DNR poised to rubber stamp five more years of Belle Isle Grand Prix with few changes

click to enlarge One of many 2017 traffic jams on Belle Isle that were caused b the Grand Prix. - MOIRA FRACASSA
Moira Fracassa
One of many 2017 traffic jams on Belle Isle that were caused b the Grand Prix.

The Michigan Department of Natural Resources is ready to rubber stamp billionaire Roger Penske's proposal to keep the Grand Prix on Belle Isle while addressing zero concerns voiced by park users opposed to the controversial race.

Let's start drafting that lawsuit.

The DNR will announce on Aug. 2 a final decision on a five-year contract. But in documents posted to its site, the DNR makes it pretty clear that it intends to keep the race in place without changes beyond slightly higher fees and trimming the construction timeline from 65 to 62 days.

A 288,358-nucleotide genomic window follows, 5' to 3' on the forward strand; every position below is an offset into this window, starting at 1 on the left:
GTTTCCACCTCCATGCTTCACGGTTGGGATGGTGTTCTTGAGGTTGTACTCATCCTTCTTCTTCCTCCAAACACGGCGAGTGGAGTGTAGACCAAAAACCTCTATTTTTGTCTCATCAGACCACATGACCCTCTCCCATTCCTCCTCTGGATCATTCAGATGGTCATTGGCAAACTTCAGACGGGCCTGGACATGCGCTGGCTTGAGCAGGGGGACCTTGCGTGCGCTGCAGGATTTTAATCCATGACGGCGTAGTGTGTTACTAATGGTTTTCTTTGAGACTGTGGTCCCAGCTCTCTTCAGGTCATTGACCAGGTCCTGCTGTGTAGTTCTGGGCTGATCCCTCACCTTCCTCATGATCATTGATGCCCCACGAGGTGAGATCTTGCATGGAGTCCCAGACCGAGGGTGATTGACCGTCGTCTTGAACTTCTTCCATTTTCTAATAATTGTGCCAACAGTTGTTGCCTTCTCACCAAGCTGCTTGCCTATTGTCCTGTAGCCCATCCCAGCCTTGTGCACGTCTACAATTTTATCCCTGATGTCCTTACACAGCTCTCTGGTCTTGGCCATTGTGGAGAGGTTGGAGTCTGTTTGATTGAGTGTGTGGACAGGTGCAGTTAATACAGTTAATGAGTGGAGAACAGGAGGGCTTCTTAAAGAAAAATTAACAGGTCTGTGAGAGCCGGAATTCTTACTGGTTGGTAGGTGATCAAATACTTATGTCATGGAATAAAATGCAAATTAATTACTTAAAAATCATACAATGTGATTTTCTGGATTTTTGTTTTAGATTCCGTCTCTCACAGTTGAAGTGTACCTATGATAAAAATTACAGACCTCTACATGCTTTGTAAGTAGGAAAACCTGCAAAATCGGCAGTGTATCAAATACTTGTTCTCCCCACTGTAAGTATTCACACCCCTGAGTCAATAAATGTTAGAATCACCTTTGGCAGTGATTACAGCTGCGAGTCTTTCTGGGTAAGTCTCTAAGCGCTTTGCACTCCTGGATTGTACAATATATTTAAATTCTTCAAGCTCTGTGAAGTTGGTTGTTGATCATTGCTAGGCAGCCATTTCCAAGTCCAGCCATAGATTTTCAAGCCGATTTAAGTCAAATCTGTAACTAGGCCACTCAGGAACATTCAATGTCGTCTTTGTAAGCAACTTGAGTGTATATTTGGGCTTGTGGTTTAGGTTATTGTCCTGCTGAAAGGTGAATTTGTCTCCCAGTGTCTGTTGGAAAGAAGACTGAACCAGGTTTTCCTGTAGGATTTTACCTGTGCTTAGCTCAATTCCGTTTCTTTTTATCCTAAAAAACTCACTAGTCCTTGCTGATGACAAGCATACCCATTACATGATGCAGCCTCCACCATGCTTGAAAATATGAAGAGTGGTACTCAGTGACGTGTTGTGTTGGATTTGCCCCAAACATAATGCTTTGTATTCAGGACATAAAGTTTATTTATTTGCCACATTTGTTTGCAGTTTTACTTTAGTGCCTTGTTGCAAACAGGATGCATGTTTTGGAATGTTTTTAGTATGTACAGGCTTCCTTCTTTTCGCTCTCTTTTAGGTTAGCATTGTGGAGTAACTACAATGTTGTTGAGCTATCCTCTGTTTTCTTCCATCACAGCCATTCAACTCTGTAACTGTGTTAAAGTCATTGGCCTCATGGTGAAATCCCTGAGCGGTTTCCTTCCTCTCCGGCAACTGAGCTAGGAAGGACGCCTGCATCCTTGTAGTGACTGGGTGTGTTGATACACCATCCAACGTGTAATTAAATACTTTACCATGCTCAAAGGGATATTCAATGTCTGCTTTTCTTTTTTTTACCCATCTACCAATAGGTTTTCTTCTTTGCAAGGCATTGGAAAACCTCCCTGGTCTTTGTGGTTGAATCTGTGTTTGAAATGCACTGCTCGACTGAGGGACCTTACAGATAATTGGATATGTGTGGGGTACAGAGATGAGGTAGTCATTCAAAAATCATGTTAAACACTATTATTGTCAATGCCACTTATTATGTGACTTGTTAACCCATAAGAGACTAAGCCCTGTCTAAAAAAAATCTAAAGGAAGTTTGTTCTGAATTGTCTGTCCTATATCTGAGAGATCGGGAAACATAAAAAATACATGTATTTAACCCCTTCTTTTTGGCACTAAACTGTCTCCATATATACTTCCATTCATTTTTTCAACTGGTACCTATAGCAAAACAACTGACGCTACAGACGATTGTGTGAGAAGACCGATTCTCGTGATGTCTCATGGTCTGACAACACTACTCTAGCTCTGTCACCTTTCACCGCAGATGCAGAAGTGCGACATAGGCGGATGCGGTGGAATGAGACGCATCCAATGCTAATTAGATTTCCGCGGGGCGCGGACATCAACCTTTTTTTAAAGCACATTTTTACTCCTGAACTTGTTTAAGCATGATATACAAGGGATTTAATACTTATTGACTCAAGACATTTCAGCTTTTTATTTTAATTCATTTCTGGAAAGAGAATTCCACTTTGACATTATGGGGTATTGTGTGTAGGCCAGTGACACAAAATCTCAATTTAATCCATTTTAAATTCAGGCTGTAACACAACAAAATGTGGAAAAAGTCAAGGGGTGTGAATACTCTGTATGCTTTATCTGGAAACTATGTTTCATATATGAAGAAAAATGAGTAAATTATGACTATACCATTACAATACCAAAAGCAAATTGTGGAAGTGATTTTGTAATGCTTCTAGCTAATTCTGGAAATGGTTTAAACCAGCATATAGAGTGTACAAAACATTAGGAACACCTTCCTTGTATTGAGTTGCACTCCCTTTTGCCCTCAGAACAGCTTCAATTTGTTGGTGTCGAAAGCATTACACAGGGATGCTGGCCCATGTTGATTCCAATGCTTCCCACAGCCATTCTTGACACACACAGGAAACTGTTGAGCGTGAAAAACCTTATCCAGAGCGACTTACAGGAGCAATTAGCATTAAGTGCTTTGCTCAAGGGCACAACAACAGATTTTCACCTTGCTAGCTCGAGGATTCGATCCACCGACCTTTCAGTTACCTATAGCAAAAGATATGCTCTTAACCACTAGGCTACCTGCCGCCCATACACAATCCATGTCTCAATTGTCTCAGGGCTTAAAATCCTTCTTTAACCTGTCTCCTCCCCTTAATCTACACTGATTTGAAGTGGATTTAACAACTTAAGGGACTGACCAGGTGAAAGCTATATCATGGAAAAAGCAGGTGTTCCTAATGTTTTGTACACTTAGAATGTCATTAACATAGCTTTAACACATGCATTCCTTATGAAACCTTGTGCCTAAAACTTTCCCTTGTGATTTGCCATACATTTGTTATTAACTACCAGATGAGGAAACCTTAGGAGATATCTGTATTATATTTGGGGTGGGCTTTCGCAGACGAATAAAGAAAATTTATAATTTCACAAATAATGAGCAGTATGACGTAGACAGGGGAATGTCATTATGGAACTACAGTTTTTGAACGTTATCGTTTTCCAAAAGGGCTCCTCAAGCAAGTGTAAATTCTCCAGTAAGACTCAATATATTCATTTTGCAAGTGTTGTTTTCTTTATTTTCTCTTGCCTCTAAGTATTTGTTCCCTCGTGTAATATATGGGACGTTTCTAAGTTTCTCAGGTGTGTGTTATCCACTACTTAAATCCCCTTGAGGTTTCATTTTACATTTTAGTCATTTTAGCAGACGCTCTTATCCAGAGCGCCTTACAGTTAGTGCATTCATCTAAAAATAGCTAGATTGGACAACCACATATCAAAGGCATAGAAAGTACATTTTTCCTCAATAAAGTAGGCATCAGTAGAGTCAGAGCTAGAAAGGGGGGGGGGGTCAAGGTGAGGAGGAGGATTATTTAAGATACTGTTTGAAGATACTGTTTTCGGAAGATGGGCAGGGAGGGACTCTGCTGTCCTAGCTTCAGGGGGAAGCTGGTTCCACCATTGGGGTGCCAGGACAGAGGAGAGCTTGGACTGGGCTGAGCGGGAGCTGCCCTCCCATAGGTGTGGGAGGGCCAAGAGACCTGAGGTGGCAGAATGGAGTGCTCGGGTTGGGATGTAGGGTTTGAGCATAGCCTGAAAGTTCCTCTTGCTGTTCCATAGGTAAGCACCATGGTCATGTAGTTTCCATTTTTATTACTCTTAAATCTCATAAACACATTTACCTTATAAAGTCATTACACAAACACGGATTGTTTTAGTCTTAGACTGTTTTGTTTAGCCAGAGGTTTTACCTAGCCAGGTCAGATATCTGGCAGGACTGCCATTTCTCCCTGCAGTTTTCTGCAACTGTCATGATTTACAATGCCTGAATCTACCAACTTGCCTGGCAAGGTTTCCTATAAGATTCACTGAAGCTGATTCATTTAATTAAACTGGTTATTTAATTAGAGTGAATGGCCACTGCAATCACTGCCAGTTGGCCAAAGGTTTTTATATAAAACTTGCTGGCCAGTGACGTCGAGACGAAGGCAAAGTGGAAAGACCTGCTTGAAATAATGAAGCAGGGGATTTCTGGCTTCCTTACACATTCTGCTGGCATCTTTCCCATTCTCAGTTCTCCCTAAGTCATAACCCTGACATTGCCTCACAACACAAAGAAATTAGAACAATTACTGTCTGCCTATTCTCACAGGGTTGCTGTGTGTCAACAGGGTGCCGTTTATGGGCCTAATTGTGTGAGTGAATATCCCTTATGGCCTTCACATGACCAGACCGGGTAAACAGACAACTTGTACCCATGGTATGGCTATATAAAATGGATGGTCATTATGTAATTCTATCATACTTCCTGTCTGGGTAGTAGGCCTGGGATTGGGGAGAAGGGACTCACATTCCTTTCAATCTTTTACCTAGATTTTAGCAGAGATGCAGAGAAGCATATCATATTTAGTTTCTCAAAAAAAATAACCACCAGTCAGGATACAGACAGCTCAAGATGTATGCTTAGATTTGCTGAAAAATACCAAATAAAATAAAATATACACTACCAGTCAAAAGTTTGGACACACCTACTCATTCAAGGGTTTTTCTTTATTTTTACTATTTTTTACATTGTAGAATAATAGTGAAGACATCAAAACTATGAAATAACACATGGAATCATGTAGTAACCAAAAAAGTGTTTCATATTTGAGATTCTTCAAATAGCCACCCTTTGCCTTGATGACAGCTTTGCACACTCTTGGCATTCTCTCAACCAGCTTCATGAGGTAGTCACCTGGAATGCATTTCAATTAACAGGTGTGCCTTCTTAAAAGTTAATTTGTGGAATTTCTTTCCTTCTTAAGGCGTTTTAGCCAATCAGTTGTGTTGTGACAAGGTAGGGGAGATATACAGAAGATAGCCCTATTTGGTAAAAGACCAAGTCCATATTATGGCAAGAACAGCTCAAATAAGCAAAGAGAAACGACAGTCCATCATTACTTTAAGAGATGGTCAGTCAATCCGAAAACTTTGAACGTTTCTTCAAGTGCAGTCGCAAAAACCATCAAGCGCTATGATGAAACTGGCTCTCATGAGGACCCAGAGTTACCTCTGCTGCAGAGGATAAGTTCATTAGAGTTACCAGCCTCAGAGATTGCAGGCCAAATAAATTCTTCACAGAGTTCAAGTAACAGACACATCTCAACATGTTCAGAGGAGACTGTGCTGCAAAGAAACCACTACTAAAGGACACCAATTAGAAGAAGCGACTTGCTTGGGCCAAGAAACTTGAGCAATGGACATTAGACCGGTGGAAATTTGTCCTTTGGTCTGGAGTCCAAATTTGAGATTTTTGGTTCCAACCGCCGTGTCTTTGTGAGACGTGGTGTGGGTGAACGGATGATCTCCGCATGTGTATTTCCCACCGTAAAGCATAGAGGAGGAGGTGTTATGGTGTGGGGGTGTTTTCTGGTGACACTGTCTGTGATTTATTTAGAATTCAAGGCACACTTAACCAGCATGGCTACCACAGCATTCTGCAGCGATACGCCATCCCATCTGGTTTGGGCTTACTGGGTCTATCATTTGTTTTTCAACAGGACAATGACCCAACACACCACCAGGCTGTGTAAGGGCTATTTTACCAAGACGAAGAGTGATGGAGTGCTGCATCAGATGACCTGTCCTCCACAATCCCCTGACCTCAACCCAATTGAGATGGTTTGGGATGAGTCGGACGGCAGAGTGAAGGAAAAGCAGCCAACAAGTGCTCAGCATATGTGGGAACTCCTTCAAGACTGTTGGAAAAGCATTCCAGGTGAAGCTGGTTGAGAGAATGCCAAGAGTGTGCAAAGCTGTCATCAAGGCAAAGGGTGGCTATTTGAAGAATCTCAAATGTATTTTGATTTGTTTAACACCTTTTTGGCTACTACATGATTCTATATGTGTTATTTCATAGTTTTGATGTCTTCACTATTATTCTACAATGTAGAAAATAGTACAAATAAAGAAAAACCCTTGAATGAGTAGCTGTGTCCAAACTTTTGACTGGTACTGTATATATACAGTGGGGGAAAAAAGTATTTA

The DNR also notes the race's alleged benefits, but we've repeatedly pointed out that many of the claims aren't true.

For example, the DNR and race organizers claim Penske's team made $13.7 million in improvements to the island. But there's debate over whether widening roads, installing a new sewer system, and replacing 10 acres of grass with concrete qualify as "improvements" in a park.

The race also claims it generates $58 million in spending. We spoke with several sports economists who pointed out why that claim is misleading at best, and they estimate the race's true economic impact to be somewhere in the $5 million range.

It's worth noting that the head of the DNR is selected by the governor. And as Gov. Rick Snyder's administration has repeatedly proved itself to be pro-business and anti-environment, none of this should come as a surprise. Keep that in mind as the primaries and general election approach.

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